Over the last week the collapse of the Co-op bank and the reverberations surrounding its former Chairman have filled the air at Westminster. It has brought home two sad truths. Ethical mutuals may not be all they are cracked up to be. Co-op bondholders are learning an expensive lesson as they face losses and a capital reconstruction. Regulations, now stronger, statutory and enforced by Labour then by the Coalition still may not stop error, incompetence, bad appointments, or worse.
Under the last Conservative government I had the Ministerial job of being the City Regulator. In those days the non banks were regulated by the DTI, now the Business Department, under the supervision of a Minister. The law said anyone operating a regulated financial business had to be “ fit and proper”. Today many more people, many of them much better paid, are now involved in regulating. The Minister is no longer in charge, but an independent Regulator with an expensive Board and Chief Executive. There are many more rules to enforce, and more people to enforce them. Yet at its heart, one essential strand of the regulation is still the same. People in positions of power must be “fit “and “proper”.
Mr Flowers, the former Chairman of the Co-op bank, has recently been cross examined by the Treasury Committee in Parliament. It does not make good listening or reading. Let us leave aside his unusual private life and his brush with the authorities. He does not come across as a man well versed in his bank, its scale and financial activities. He has no formal qualifications that make him an obvious choice for the job. How had the various regulators overseeing him assessed him as “fit”? Why had there been no follow up to the questions over his exit from a charity? The interview with a representative of the Methodist Church on Sunday also made poor listening. The Church said he had remained as a religious Minister and a representative of their faith because there had been no complaints. Their assessment system for who can become and remain as Methodist ministers clearly does not work well in all cases.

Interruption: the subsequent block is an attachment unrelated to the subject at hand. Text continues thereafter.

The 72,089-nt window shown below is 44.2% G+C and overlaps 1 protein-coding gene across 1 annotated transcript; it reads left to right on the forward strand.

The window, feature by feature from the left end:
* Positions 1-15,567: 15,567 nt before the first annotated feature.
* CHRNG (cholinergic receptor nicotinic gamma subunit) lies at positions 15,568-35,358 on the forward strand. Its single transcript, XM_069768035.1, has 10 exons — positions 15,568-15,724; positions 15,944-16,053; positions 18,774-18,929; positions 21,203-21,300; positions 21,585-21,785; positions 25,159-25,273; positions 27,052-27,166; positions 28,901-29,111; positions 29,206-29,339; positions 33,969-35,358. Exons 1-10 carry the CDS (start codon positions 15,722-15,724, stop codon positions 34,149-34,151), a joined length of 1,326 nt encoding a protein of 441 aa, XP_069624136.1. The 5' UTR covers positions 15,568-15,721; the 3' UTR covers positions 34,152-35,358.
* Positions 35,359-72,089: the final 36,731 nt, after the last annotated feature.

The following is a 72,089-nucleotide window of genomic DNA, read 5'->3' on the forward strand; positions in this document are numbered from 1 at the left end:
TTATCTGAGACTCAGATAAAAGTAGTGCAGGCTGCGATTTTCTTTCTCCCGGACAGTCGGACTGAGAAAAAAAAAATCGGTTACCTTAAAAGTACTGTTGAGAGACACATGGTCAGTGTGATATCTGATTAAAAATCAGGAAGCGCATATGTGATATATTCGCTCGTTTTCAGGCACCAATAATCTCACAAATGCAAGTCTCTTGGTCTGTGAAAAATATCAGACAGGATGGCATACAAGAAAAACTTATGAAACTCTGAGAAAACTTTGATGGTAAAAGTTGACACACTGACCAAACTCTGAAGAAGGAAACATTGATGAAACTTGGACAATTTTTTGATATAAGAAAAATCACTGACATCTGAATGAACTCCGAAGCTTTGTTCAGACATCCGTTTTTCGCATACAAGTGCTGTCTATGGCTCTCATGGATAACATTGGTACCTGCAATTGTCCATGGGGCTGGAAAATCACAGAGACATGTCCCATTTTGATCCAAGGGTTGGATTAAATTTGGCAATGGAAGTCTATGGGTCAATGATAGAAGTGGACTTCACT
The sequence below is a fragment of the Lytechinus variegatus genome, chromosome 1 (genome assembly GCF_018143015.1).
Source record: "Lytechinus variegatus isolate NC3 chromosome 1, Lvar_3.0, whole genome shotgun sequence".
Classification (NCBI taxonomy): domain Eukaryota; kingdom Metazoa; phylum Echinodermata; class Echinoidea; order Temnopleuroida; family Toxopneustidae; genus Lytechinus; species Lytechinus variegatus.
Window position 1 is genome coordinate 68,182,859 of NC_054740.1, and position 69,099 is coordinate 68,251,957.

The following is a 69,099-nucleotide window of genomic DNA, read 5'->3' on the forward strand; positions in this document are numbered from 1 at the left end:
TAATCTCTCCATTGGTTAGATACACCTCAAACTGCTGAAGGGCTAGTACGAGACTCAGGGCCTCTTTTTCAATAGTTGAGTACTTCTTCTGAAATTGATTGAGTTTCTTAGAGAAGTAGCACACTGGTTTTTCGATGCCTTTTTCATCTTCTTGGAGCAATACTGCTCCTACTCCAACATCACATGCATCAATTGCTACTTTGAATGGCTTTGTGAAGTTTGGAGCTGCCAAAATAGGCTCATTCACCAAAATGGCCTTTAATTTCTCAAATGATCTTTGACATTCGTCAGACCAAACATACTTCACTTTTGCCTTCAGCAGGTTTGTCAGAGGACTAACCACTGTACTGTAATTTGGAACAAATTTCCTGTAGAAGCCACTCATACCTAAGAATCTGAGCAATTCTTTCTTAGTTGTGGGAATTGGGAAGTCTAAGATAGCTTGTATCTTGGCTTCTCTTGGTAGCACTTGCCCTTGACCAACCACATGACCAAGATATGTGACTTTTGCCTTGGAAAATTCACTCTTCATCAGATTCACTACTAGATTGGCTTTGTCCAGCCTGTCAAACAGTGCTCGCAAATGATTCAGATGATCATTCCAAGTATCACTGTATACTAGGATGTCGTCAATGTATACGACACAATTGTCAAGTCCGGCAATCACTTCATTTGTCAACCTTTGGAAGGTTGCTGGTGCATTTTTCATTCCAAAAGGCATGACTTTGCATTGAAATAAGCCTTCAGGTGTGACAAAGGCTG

I have regularly warned in the Commons that simply adding more and more regulations to the lawcodes everytime there is an error or crisis in financial services does not make for a better future. The bad cases of misconduct and failure in recent years were actions against the laws and regulations years ago, long before this generation of politicians has greatly increased the list of rules and the numbers of regulators. What is needed is better detective work and a better nose for the minority of cases where bad decisions are made and the wrong people appointed. That does not take more laws or more regulators. It requires a few regulators with good sources, a good screening system, and an ability to recognise a disaster in the making. It certainly requires regulators to see that mutuals may go as wrong as for profit companies. They are not ethically superior just because they say they are. They need to earn that status by their deeds. Too many laws can make it difficult for honest businesses, and can obfuscate the regulator’s view of who is fit and proper and which organisation is solvent.